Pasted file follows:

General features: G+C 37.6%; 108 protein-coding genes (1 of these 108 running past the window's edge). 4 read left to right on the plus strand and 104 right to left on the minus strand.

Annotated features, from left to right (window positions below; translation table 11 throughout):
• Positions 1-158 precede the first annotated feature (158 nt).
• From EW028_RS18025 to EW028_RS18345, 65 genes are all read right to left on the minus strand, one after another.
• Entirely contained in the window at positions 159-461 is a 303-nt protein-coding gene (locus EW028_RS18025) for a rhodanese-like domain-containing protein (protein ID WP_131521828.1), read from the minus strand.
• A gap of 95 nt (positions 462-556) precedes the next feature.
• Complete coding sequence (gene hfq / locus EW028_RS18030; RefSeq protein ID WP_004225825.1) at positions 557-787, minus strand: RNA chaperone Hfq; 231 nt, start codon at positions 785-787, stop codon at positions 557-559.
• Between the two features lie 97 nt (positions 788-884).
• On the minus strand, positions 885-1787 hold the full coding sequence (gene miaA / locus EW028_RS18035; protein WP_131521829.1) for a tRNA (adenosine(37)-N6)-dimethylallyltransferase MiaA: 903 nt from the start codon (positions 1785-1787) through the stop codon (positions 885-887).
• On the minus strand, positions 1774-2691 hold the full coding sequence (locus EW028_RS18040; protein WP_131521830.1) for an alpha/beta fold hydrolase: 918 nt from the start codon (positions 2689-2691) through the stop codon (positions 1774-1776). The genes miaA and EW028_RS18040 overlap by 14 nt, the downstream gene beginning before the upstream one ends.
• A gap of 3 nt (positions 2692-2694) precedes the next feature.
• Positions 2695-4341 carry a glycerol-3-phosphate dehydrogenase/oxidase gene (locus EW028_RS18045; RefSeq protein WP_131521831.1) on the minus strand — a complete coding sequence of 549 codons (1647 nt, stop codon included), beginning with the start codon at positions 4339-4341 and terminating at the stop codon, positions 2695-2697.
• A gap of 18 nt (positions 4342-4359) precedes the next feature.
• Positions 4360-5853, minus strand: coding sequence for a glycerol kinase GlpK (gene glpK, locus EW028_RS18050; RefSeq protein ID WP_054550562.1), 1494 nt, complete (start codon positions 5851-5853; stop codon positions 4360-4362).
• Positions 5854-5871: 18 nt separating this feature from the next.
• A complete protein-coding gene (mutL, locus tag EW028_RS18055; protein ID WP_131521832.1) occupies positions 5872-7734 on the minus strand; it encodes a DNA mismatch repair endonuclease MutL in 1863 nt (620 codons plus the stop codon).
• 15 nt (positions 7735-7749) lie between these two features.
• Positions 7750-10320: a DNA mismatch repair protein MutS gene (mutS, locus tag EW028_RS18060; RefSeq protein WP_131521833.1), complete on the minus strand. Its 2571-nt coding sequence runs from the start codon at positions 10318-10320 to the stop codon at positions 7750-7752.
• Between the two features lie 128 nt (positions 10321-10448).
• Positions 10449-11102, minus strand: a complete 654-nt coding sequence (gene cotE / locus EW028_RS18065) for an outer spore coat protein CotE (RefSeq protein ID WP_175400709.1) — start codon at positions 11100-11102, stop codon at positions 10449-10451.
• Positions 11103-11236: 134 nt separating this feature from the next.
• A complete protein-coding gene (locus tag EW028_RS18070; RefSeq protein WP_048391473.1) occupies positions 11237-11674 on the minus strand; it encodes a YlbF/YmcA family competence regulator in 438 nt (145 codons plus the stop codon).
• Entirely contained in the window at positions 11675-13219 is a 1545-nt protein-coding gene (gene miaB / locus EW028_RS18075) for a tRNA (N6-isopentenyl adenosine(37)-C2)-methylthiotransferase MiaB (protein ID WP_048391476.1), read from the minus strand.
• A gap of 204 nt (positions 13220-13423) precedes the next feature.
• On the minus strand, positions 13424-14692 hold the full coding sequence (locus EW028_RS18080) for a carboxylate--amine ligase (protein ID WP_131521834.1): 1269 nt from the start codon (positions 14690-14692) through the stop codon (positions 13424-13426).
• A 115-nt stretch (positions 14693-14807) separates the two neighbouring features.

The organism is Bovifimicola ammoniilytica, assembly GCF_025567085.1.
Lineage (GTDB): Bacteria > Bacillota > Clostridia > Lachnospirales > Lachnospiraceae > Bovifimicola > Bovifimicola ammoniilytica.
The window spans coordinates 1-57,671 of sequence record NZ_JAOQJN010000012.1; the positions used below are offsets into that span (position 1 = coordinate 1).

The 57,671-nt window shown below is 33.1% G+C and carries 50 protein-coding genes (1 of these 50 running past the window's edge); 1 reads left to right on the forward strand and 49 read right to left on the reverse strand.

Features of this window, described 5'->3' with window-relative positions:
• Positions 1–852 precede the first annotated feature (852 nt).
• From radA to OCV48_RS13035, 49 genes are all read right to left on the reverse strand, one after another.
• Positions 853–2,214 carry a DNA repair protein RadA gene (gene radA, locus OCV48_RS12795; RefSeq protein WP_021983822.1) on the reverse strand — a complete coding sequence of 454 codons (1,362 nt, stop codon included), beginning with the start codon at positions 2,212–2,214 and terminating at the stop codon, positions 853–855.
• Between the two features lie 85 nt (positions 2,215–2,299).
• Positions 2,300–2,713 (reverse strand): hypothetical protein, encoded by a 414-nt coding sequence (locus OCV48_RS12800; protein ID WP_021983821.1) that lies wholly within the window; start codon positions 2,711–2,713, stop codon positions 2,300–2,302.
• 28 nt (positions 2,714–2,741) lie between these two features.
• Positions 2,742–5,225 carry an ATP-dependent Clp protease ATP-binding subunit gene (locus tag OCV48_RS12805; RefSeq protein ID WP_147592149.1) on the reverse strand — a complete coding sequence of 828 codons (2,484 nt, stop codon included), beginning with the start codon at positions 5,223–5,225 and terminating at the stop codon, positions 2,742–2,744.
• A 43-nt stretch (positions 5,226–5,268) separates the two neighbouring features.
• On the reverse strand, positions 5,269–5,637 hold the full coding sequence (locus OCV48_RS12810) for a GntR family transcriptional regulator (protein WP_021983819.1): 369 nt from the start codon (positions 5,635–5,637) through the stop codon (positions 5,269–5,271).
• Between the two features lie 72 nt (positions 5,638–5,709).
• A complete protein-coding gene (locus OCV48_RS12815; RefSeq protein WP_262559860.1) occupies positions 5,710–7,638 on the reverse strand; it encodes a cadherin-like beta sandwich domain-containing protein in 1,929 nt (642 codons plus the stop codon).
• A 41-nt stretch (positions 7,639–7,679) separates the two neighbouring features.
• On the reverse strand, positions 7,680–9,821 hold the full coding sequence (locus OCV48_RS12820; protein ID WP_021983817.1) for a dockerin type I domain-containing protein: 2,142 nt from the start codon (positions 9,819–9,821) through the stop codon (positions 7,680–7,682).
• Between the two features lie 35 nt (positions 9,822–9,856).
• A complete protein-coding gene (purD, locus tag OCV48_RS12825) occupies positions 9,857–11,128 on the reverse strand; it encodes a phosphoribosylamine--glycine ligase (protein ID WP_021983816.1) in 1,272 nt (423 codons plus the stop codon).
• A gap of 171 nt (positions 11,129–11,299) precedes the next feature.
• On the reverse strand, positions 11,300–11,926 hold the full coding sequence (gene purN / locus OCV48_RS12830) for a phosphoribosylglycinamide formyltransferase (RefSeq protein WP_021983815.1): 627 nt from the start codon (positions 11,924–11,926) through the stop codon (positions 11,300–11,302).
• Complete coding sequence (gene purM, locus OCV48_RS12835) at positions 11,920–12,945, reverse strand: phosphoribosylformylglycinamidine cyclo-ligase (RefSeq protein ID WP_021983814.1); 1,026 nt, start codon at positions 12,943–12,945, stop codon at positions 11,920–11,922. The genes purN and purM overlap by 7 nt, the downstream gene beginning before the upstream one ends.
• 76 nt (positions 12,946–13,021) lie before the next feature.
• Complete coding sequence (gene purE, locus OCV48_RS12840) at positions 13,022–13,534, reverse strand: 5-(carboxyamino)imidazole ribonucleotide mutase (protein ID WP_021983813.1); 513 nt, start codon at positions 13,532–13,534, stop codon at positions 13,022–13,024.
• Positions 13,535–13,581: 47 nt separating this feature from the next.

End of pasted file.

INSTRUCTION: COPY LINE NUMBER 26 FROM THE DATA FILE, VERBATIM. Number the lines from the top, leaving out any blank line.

• A 115-nt stretch (positions 14693-14807) separates the two neighbouring features.